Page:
“I thought ‘sod you, I’m going to do this'”

18th April 2023 by Imogen in Blog

Sophie Abbott on art, inspiration and the importance of determination.

We’re thrilled to welcome Sophie Abbott to Livingstone St. Ives, and her bold, beautiful seascapes are currently on show at our Clifton gallery. We caught up with her to talk about how she works.

What has been inspiring you recently?

I went to Morocco with my best friend for a relax-and-reboot trip – it felt like it had been a long winter and we decided we needed to do something together. We spent three days in Marrakech and then three days in the Atlas Mountains.  I don’t put any pressure on myself to paint while I’m on holiday, but it always happens. I took my watercolours with me and found myself going up to the roof terrace and painting the sunrise, the rooftops and of course the palm trees. It’s so beautiful out there, and it was really refreshing to get absorbed in a different culture. 

Historically, travel has been a big part of my painting career and I felt like I hadn’t been abroad for a couple of years, so it was so good to go away and absorb a new landscape. I’ve already started painting my Morocco experience. I stretched some big canvases as soon as I got home, and just got on with it.

Sophie Abbott in her studio, Brighton

Can you tell us about your practice? How do you prefer to work?

If I’m travelling, I just take my watercolours because they pack down quite small, and I can get quite a lot of work onto an A4 sketch pad. I take photographs and videos, and also work en plein air, usually I take little canvases with me by the woods or the river, and paint one or two small canvases a day. It’s been a revelation to work in that way, it’s very much about making a painting within a timeframe. I’m trying to capture something – the light, the shape, the form, the colours. I’m just painting in a spontaneous way, trying to capture what’s in front of me. Then that leads into bigger paintings in the future.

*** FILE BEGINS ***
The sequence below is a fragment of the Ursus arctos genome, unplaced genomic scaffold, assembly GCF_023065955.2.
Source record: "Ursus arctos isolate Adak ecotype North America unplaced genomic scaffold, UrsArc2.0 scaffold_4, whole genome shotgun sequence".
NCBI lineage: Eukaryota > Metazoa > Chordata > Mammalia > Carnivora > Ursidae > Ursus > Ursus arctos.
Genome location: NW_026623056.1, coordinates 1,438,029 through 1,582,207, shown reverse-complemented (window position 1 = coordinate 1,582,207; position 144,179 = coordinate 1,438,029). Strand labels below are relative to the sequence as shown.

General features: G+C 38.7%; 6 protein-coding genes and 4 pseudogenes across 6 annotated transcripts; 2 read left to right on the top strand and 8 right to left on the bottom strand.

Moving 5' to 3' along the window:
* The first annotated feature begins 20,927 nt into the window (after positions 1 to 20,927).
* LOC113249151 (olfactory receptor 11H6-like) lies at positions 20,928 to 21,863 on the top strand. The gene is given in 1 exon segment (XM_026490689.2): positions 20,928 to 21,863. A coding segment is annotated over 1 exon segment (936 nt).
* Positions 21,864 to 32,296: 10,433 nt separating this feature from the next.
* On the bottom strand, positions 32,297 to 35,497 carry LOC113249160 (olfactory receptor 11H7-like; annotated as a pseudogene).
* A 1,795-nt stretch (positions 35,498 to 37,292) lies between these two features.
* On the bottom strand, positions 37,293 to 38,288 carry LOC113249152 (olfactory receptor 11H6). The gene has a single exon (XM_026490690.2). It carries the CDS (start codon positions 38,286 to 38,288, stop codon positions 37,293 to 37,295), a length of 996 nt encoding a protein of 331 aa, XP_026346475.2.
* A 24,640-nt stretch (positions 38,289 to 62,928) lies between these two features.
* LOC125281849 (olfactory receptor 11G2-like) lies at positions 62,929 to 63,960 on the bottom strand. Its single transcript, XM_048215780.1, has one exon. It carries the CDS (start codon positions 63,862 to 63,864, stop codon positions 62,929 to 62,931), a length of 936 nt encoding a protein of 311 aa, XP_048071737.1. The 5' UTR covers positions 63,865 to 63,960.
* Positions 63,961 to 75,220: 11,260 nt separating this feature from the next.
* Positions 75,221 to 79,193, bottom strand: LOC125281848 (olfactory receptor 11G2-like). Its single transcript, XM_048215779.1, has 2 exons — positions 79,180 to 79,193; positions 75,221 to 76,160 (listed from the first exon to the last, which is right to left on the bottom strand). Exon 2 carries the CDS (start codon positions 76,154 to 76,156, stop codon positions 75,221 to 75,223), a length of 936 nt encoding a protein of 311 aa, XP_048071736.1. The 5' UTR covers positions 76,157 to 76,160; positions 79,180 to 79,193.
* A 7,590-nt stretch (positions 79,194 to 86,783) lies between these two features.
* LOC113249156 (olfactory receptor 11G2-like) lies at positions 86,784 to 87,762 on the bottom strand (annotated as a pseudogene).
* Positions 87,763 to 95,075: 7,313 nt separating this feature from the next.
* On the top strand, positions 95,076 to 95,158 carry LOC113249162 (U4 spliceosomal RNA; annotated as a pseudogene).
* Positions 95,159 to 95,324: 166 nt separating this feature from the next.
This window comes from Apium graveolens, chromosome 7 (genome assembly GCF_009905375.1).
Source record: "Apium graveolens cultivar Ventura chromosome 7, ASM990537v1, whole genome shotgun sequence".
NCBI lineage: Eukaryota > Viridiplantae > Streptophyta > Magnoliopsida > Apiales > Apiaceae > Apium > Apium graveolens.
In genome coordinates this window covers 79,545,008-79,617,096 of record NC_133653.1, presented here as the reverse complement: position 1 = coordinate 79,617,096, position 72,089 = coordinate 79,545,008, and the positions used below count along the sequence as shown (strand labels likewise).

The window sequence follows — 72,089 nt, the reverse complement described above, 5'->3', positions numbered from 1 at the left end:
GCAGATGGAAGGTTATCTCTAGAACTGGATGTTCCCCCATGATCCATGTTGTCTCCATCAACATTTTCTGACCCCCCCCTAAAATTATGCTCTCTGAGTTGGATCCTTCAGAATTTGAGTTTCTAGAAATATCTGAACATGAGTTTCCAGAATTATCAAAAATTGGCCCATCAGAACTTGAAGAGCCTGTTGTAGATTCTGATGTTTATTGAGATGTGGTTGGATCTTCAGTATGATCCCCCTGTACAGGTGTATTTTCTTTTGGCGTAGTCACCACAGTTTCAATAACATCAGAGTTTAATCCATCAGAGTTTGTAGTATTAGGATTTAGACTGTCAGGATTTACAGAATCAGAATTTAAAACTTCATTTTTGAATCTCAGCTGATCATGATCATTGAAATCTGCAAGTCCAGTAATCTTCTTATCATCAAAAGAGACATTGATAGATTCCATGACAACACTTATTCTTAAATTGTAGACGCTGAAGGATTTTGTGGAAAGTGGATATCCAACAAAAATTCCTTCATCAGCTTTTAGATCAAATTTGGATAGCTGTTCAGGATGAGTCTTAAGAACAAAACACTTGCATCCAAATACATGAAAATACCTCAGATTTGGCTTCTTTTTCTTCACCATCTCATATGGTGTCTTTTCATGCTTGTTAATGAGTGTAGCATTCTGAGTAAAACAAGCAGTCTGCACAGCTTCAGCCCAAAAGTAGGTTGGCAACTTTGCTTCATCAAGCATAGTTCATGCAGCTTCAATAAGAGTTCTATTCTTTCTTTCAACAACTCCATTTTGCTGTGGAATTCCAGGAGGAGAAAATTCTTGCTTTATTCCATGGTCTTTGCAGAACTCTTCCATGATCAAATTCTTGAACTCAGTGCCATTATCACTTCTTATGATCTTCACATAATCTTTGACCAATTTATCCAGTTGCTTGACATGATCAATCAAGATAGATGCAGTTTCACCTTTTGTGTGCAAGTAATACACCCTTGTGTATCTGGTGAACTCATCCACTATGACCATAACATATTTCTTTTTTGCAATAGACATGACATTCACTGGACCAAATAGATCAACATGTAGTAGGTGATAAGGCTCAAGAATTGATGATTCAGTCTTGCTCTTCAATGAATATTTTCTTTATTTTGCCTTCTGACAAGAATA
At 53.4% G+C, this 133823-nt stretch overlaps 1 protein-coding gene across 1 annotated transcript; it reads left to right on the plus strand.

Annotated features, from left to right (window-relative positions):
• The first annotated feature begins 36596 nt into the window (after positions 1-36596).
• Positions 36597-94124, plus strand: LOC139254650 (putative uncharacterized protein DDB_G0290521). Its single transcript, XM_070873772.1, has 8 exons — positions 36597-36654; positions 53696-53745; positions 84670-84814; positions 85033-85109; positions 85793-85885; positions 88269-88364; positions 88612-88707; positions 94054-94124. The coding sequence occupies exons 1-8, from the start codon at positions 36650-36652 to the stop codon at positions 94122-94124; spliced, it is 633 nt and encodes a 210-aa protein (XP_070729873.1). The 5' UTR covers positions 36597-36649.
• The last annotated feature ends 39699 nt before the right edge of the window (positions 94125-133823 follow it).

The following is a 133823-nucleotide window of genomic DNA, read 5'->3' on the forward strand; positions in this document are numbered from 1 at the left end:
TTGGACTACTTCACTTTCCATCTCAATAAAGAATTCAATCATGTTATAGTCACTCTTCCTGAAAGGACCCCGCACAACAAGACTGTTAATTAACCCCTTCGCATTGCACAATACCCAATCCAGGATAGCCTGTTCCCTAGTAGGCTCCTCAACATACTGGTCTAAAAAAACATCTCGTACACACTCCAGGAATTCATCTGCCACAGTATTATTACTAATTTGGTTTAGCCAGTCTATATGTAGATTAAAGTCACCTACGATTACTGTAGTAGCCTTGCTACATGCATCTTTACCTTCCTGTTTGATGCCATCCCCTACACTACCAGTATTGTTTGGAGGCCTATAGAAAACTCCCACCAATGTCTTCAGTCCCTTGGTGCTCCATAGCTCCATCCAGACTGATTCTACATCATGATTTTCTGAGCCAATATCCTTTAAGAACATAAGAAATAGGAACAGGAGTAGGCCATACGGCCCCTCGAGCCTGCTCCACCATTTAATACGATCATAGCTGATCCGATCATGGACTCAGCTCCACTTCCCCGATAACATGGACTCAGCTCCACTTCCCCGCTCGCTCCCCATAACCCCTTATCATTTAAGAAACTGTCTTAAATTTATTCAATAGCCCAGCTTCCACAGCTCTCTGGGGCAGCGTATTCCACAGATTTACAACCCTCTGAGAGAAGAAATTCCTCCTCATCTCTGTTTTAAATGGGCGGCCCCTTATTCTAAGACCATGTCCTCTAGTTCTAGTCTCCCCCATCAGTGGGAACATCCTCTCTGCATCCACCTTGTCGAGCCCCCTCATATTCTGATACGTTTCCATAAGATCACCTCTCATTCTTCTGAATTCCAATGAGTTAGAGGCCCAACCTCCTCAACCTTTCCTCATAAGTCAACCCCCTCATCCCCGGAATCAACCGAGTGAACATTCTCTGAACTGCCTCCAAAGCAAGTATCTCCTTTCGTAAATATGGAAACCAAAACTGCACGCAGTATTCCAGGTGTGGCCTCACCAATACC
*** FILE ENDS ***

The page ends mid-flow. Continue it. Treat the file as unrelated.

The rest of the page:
When I start a painting, I have no idea what the end result is going to be. I let the layers build up, wipe them away, add a wash, add massive swathes of colour. The paint can often dictate to me how it wants to be. It’s an intriguing process and one that never gets boring. 

I film myself working and building up the layers within a painting. When people see the finished work, it’s an intriguing insight into how the painting was made. It can be a way of connecting someone to what you’re making, the history of the work. 

Years ago, I wouldn’t have taken a video, it wouldn’t have occurred to me, but I’ve found it really useful to capture the painting process in this way – we live in a 3D world, reality isn’t flat.  It’s also really effective online; somehow if you’ve got a video, demonstrating the process, people make that connection between the 2D painting and the process of creating that piece of work.  It helps me personally with what I’m trying to say and it helps other people understand what I’m trying to do.

Have there been any recent developments in your work that you are excited about?

In the last couple of years, I’ve been working more en plein air. I used to go down to the beach with an artist friend, but now I go into the woods and paint. Lockdown just leant itself to that. If you look at my work, the subject is quite clear: I make these big sunsets and seascapes, but also these smaller and more naturalistic paintings of flora and fauna, woodlands and trees, although they are still abstract in nature. I  make a lot of these smaller paintings that are made outside into bigger canvases in the studio,  they really excite me!  I’m trying to capture a sense of somewhere familiar, a walk in the bluebell woods or down by a river, a blossom tree in Spring. Everyone’s experienced these things, I suppose I’m trying to capture the essence of that landscape in a painting.